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Five Reasons The End Of The Bull Market Isn’t Near (BMO Capital Markets)
Warnings that the current bull market is near its end are back in the headlines, but Brian Belski at BMO Capital Markets doesn’t think this is the case. Belski points to five reasons the bull market isn’t near its end.
1. The length of the bull market — Some point out that few bull markets extend to five years “but cycles of this length are not unprecedented with 3 of the last 10 bull markets reaching this milestone.”
2. Valuation and earnings — “Current price multiples are only slightly above historical norms and are below levels witnessed at prior peaks; earnings growth has staged an impressive rebound in recent months, while longer-term projections continue to improve.”
3. Corporate guidance — “Negative profit outlooks have spooked some investors, but dividend actions suggest that corporate management remains confident with their longer-term outlooks.”
4. Market internals — “While defensive sectors are leading market performance lately, there is still very broad participation across the market judging by the number of stocks still outperforming.”
5. Fund flow activity — The recent flow into equity funds has caused some concern but investors pulled so much out during the financial crisis that “when you consider a longer-term fund flow measurement period (three years), current levels are still strongly negative.”
Six Common IRA Mistakes That Investors Need To Avoid (Morningstar)
Christine Benz at Morningstar is out with six individual retirement account (IRA) mistakes that people need to avoid.
1. Waiting till the last minute — ” Over time, missing out on the benefit of tax-advantaged compounding–even if it’s only 15 months’ worth at a time–can add up to some serious money, according to Vanguard’s research.”
2. Thinking they need to pick between Roth and traditional — “savvy investors often end up with a blend of Traditional IRA and Roth accounts, both by happenstance and by design.”
3. Making a nondeductible IRA contribution for the long run — “The trouble is, the nondeductible Traditional IRA has never been a particularly useful vehicle, even for high-income savers. Instead, its main utility is as a conduit, for those who can’t make a direct Roth contribution and intend to convert their Traditional IRAs to Roth.”
4. Assuming that you can open a Traditional nondeductible IRA and convert it to a Roth tax free — If you have other IRA assets that haven’t been taxes yet, “the taxes due on the conversion will be based on the ratio of already-been-taxed IRA assets to those that have never been taxed (pretax contributions, including Traditional 401(k) rollover money, and investment earnings). If the former number is much smaller than the latter, your conversion will be mostly taxable.”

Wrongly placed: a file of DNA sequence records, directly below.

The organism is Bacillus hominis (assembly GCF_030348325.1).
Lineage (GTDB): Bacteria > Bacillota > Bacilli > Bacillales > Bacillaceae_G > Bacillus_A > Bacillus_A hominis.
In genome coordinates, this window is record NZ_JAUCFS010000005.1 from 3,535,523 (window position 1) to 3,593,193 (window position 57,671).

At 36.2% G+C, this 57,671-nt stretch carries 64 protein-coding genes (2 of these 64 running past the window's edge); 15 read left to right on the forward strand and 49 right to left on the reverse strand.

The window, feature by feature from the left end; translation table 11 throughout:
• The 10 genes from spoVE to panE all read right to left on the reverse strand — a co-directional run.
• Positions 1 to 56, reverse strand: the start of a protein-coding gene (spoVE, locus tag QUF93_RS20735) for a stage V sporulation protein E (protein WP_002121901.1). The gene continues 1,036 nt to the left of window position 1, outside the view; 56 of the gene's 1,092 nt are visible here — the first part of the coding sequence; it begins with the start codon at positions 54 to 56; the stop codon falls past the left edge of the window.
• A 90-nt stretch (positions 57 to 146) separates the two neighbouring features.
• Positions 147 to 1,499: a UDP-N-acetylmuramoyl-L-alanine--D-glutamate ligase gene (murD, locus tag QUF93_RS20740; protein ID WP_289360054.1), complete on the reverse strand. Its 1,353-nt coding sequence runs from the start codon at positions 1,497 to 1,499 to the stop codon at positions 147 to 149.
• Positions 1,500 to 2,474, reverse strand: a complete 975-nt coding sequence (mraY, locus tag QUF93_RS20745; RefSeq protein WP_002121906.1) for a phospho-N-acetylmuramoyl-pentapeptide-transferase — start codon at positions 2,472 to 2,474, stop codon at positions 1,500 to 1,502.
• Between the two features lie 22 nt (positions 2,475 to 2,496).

5. Being paralysed by all the rules and analysis — If you end up with the wrong type of IRA, a “hatch called re-characterization” helps people move to a Roth or traditional IRA.
6. Not contributing once you get older — People benefit more from compounding when they start to invest early but that doesn’t mean they should stop contributing once they get older. “You may have 20 years or more of tax-advantaged compounding left. And if you’re investing in a Roth IRA, you won’t need to take distributions from your account unless you need the money (that is, there are no required minimum distributions), so your money could continue to compound even after you’re retired.”
GMO’s Jeremy Grantham told Barron’s that he thinks U.S. stocks are 65% overpriced. He added that if they went up another 30% we’d have a true bubble “at which point stocks would be close to twice their fair value. Similarly, in 2000, stocks were more than double their fair value. So they are quite capable of doing that.”
“But my point is that with the professionals getting reinforced by the Fed going back to 1994, it will be very surprising if they don’t keep on playing this game until the market at least hits a classic bubble definition. Bubbles don’t usually stop until sensible investors, value investors, and prudent investors have been hung out to dry and kicked around the block. That hasn’t happened yet, so that tells you there is probably quite a bit left in this rally.”
International bonds account for over 30% of global investible assets, but U.S. investors have little exposure to them. “While investors in international bonds are exposed to the risk of interest rate movements, the political landscape, and the economies of many different markets, …the primary factors driving international bond prices are relatively uncorrelated to the same U.S. factors, which implies a diversification benefit,” write Christopher Philips, Joseph Davis, Andrew Patterson, and Charles Thomas at Vanguard.
Investors would however be exposed to currency volatility and this could negate any diversification benefits that international bonds offer. That being said, if the currency risk is hedged, “an allocation to international bonds can lead to lower average portfolio volatility over time.” The authors think most investors should consider adding hedged foreign bonds to their portfolios.
Wirehouses Are Sweetening Succession Deals (Investment News)
Advisors over sixty manage almost $US2.3 trillion in assets and many will be retiring soon. But facing competition from registered investment advisors (RIA) and the broker-dealer space, warehouses are “sweetening” their succession deals, reports Mason Braswell at Investment News. “Payouts at the wirehouses have been steadily increasing and this year reach as much as 250% of an adviser’s book of business, depending on length of service, size of the book and other firm metrics,” reports Braswell.
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